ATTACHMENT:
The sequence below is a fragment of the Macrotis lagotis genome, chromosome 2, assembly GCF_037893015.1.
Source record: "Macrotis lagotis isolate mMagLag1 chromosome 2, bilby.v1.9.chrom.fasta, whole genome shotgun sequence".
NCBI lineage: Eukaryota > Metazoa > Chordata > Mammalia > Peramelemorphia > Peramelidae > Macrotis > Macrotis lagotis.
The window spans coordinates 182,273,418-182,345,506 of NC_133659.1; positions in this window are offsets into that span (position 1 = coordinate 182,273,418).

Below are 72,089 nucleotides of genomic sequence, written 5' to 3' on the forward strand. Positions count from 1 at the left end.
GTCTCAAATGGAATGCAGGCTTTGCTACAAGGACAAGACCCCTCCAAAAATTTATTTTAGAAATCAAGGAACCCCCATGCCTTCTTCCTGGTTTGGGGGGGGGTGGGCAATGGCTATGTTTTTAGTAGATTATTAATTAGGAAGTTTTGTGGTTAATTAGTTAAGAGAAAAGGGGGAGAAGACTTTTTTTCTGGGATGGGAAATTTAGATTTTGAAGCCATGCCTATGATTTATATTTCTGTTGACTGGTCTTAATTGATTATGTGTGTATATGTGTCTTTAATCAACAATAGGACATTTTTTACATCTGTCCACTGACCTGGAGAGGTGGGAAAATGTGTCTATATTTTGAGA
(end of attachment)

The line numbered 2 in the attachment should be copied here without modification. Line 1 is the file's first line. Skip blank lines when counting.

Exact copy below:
Source record: "Macrotis lagotis isolate mMagLag1 chromosome 2, bilby.v1.9.chrom.fasta, whole genome shotgun sequence".